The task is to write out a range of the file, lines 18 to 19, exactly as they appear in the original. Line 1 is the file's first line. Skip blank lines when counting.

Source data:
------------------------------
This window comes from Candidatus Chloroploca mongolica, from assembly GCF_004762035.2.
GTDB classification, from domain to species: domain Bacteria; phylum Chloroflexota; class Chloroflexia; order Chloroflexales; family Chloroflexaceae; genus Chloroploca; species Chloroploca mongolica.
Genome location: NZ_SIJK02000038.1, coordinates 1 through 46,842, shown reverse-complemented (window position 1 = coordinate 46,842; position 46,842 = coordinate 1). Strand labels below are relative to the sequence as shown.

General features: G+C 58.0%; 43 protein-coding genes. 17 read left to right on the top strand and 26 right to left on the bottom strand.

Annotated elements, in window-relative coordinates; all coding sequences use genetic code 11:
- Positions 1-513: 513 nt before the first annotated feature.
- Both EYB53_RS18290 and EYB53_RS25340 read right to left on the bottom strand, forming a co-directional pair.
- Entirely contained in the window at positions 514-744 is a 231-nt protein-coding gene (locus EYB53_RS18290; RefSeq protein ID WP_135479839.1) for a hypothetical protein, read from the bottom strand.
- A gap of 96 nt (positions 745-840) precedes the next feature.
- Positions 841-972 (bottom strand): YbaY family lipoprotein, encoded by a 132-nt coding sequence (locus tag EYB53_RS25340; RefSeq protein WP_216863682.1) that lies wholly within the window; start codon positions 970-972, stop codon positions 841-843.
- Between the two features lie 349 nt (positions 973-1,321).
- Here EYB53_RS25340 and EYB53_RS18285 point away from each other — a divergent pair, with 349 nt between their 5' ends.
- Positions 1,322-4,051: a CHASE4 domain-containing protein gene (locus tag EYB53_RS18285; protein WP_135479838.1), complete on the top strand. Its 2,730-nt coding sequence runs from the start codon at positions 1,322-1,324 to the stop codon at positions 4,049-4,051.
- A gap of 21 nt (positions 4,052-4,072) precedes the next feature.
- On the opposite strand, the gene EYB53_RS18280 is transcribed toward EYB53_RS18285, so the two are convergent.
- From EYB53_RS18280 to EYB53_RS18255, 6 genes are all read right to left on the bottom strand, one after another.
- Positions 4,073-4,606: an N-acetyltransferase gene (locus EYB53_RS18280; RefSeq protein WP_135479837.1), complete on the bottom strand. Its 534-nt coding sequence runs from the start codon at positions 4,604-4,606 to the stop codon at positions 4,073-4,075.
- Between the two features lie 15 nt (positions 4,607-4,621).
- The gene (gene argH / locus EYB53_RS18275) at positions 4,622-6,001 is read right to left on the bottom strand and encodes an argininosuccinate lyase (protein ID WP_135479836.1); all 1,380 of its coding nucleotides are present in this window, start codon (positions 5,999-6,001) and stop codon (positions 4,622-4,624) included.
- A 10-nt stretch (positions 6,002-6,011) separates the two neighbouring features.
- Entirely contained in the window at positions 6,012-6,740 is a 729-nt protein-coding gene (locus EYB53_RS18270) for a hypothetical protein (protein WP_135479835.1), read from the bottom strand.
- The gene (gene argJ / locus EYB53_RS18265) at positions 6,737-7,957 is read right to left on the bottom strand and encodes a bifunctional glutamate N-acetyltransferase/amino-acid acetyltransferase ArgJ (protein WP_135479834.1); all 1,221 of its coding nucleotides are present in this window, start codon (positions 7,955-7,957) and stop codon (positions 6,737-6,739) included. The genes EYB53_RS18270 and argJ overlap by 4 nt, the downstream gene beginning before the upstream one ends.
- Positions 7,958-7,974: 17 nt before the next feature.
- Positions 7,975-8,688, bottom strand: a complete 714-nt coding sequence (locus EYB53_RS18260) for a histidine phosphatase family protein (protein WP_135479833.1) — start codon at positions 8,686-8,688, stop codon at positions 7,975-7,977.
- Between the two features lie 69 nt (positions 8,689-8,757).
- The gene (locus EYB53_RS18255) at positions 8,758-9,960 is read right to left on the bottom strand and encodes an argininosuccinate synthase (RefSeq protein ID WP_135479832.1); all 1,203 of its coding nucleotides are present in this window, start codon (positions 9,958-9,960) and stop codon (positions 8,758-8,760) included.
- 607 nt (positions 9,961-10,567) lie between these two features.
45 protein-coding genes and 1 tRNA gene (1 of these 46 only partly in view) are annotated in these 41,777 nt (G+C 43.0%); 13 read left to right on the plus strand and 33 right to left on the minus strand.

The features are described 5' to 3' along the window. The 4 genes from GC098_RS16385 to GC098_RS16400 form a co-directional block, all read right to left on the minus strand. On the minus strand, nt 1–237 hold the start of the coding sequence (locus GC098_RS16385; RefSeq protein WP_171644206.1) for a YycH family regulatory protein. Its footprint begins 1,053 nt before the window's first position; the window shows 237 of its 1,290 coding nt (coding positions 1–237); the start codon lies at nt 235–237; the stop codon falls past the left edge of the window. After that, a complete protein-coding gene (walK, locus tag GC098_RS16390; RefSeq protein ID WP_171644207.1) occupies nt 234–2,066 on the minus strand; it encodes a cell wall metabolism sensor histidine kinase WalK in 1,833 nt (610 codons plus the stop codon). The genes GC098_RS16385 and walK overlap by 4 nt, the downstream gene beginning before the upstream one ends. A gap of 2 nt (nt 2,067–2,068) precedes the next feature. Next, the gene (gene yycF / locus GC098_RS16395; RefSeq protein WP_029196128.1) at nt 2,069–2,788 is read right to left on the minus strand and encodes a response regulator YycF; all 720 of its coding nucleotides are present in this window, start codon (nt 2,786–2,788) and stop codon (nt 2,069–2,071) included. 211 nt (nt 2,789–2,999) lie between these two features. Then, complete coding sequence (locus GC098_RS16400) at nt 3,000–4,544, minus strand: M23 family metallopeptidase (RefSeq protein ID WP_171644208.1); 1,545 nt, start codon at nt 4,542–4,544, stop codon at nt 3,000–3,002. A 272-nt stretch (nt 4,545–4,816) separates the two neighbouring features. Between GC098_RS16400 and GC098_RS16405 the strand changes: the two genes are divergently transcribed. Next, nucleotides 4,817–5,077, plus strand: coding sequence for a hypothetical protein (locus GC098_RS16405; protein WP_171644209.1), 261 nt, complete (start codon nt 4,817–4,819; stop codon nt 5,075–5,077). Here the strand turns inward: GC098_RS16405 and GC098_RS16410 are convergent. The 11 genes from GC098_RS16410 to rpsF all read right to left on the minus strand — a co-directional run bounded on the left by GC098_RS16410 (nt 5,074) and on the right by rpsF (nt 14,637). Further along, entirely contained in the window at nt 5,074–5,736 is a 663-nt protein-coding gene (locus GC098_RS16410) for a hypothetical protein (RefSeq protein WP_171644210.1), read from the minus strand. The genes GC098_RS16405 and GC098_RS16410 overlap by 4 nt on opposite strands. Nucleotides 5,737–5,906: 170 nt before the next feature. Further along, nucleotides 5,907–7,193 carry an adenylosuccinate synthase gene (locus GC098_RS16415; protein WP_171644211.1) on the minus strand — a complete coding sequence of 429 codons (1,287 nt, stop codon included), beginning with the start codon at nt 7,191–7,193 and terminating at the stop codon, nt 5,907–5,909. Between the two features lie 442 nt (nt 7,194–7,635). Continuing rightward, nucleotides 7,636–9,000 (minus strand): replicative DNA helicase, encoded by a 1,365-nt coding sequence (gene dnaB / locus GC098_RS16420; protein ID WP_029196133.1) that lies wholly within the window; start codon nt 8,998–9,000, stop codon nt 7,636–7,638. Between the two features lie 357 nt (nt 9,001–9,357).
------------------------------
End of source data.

- Between the two features lie 15 nt (positions 4,607-4,621).
- The gene (gene argH / locus EYB53_RS18275) at positions 4,622-6,001 is read right to left on the bottom strand and encodes an argininosuccinate lyase (protein ID WP_135479836.1); all 1,380 of its coding nucleotides are present in this window, start codon (positions 5,999-6,001) and stop codon (positions 4,622-4,624) included.